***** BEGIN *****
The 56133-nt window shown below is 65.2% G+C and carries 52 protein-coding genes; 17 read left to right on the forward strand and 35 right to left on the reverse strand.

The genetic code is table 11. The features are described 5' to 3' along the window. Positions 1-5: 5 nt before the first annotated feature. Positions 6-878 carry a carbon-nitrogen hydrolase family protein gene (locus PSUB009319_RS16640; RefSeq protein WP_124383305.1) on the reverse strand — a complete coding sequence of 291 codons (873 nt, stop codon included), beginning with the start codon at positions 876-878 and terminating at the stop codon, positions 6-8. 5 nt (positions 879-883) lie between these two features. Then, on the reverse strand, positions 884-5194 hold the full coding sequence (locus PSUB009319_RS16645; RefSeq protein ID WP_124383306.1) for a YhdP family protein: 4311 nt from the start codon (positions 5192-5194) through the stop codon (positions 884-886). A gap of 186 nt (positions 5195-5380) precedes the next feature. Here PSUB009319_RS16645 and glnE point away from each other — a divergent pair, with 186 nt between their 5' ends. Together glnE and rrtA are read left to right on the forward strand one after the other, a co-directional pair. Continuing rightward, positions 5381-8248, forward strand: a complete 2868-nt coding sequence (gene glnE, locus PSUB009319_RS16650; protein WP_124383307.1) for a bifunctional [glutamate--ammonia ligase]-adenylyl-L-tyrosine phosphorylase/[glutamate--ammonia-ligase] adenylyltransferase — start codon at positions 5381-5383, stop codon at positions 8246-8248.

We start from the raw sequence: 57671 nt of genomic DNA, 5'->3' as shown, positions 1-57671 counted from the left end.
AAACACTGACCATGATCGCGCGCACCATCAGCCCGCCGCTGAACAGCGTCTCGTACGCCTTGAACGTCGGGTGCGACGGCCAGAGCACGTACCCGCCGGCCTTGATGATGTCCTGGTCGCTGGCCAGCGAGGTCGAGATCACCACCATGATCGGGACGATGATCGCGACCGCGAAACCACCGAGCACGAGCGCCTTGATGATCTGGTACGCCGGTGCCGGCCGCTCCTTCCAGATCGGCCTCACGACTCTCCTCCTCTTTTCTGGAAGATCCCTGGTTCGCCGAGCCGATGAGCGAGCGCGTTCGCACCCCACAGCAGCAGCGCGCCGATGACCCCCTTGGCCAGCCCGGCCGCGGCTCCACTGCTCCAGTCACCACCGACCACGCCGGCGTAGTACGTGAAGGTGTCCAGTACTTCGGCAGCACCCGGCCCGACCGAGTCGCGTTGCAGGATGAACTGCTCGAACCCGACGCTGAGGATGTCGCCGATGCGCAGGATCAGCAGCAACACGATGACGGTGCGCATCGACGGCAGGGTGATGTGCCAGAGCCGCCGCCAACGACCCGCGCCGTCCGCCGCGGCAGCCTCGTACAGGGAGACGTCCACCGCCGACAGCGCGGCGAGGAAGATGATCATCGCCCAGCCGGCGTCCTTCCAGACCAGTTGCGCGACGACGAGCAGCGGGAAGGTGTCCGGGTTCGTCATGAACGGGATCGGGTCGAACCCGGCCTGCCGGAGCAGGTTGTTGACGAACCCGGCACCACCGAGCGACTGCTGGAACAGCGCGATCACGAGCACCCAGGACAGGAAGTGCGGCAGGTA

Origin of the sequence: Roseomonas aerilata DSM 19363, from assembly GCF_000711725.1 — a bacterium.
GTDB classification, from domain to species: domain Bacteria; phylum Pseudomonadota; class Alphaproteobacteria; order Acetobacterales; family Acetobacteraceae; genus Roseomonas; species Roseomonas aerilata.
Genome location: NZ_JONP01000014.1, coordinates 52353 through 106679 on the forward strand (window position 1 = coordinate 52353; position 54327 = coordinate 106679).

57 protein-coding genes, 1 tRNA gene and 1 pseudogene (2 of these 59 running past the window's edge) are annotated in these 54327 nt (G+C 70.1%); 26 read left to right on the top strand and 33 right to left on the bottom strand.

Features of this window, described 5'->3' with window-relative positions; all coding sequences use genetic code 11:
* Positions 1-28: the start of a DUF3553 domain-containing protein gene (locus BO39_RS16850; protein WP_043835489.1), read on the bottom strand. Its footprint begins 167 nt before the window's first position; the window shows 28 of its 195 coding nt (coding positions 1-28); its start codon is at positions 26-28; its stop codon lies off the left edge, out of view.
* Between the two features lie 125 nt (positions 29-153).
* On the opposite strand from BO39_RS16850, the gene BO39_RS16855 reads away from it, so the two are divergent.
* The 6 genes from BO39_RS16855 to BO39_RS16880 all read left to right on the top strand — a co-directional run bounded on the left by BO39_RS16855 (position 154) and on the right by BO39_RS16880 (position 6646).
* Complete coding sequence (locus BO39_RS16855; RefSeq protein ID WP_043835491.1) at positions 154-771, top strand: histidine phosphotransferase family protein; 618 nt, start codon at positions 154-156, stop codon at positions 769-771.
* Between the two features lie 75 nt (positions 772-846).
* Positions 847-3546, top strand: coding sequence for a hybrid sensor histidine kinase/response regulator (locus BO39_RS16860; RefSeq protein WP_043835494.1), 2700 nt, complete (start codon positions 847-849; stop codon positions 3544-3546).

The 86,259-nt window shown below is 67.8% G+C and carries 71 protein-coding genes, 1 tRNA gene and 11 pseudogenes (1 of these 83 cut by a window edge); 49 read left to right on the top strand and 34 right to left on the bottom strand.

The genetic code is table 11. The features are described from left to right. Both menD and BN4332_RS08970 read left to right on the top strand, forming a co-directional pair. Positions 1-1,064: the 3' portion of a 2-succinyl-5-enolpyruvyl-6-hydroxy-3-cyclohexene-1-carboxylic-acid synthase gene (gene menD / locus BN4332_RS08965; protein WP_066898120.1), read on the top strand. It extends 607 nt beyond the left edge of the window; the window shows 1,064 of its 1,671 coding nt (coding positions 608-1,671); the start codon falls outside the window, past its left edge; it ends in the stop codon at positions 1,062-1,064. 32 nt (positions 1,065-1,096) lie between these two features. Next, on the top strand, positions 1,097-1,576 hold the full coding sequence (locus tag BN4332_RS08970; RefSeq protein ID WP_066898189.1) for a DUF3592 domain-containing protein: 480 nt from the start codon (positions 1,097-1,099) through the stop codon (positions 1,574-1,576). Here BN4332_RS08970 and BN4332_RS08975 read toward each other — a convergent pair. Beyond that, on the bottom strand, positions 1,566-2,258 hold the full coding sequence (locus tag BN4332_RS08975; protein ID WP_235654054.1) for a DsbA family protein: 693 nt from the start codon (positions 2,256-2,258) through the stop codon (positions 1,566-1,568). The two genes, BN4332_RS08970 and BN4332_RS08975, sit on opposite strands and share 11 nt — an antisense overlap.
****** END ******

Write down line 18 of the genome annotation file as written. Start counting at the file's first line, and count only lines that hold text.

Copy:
The genetic code is table 11. The features are described from left to right. Both menD and BN4332_RS08970 read left to right on the top strand, forming a co-directional pair. Positions 1-1,064: the 3' portion of a 2-succinyl-5-enolpyruvyl-6-hydroxy-3-cyclohexene-1-carboxylic-acid synthase gene (gene menD / locus BN4332_RS08965; protein WP_066898120.1), read on the top strand. It extends 607 nt beyond the left edge of the window; the window shows 1,064 of its 1,671 coding nt (coding positions 608-1,671); the start codon falls outside the window, past its left edge; it ends in the stop codon at positions 1,062-1,064. 32 nt (positions 1,065-1,096) lie between these two features. Next, on the top strand, positions 1,097-1,576 hold the full coding sequence (locus tag BN4332_RS08970; RefSeq protein ID WP_066898189.1) for a DUF3592 domain-containing protein: 480 nt from the start codon (positions 1,097-1,099) through the stop codon (positions 1,574-1,576). Here BN4332_RS08970 and BN4332_RS08975 read toward each other — a convergent pair. Beyond that, on the bottom strand, positions 1,566-2,258 hold the full coding sequence (locus tag BN4332_RS08975; protein ID WP_235654054.1) for a DsbA family protein: 693 nt from the start codon (positions 2,256-2,258) through the stop codon (positions 1,566-1,568). The two genes, BN4332_RS08970 and BN4332_RS08975, sit on opposite strands and share 11 nt — an antisense overlap.